Franken Says: No Foreign Money, Thank You

<a href="http://upload.wikimedia.org/wikipedia/commons/4/45/Al_Franken.jpg">WikiCommons </a>


Hot on the heels of his letter to the Federal Election Commission, Sen. Al Franken (D-Minn.) hosted a conference call on Thursday to discuss his request for an investigation into allegations that the US Chamber of Commerce is using foreign money to pay for attack ads against progressive candidates running for office.

Franken’s request is based on a recent report from the progressive blog ThinkProgress. The Chamber is a 501(c)(6) organization, a status that allows it to raise and spend unlimited amounts of money without disclosing its donors. It has committed a whopping $75 million towards ads attacking progressives running for office, including Sen. Barbara Boxer (D-Calif.) and Virginia Democrat Rep. Tom Perriello. The Chamber also runs a number of foreign chapters, known as Business Councils or “AmChams,” that represent American businesses with overseas interests.

But the group has also ramped up an aggressive campaign to raise cash from foreign companies controlled by foreign governments, who send money either directly to the Chamber or to their local AmChams. Campaign finance laws prevent foreign corporations from getting involved in American elections. When the money comes into the Chamber’s coffers, ThinkProgress alleges, it is “commingled to the Chamber’s 501(c)(6) account which is the vehicle for the attack ads.”

With ThinkProgress editor-in-chief Faiz Shakir and researcher Lee Fang also on the line, Franken insisted that there’s enough reasonable doubt about how the pro-business lobbying group spends the membership dues it collects from foreign affiliates to warrant a thorough investigation. He was careful to point out, though, that the Chamber may not have done anything illegal.

“Let’s be honest here: money is money. It’s fungible,” he said. “And when the Bahrain Petroleum Company sends the chamber $10,000, the $10,000 in American money the Chamber was going to use for office furniture can now go to a new attack ad on Barbara Boxer for her stand on clean energy.”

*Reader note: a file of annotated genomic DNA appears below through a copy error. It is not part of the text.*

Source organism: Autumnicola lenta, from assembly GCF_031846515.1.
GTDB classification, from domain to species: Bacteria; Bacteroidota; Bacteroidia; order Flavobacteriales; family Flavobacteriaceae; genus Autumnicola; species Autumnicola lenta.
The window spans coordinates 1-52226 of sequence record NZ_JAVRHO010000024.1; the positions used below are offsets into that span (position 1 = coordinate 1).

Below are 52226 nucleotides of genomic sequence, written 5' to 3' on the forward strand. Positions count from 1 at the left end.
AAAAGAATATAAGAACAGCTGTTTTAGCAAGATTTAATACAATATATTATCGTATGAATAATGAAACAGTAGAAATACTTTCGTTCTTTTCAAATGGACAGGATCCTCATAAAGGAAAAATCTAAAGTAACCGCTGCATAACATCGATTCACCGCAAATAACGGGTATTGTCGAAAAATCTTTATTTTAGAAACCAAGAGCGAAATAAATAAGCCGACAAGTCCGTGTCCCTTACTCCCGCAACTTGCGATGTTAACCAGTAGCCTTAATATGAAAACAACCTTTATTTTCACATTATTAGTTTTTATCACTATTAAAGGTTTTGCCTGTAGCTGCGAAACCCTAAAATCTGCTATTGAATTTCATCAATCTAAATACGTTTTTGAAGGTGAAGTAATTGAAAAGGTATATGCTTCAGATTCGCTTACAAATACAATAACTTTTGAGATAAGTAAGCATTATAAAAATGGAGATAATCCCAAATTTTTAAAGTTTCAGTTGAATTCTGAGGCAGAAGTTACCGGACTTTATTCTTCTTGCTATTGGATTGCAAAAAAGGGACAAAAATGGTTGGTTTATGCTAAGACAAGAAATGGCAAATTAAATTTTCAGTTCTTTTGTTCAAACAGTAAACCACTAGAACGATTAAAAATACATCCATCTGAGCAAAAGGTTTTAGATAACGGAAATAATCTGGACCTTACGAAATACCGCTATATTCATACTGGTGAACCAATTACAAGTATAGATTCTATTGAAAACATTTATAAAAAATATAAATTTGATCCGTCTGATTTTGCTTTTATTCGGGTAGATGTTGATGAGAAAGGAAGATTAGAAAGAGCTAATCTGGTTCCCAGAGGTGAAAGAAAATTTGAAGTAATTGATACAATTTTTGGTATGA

But Franken also intends to hold the FEC’s feet to the fire, and convince the commission to review its regulations allowing foreign companies to spend money on elections through special election committees formed by American citizens.

“Congress has got to act here by passing the DISCLOSE Act,” he said, referring to the proposed law requiring funders of attack ads to identify themselves, and “close all loopholes” that allow US-based companies under foreign ownership to spend on elections.

The Chamber’s spin department has been on overdrive ever since ThinkProgress‘ report was posted. Shakir said that it has issued statements to Politico and the Washington Post, among others, and has published a number of blog posts on its website looking “to sow some confusion amongst reporters.” The basic facts, he says, show that the Chamber has funneled some $300,000 in foreign funds into election spending.

American City Business Journal‘s Keith Kent-Hoover pointed out that neither ThinkProgress nor the Senator have the “smoking gun” to support their allegations.

“If they’re giving money to the same 501(c)(6), and that 501(c)(6) is spending money on ads, and money is fungible, it would be logical to assume that that money is being spent because it’s all part of the same pool,” Franken responded. The Chamber’s inability to explain how it segregates foreign money from election spending, he added, merits an investigation.

Watch some clips of MoveOn.org’s rally outside the Chamber of Commerce:

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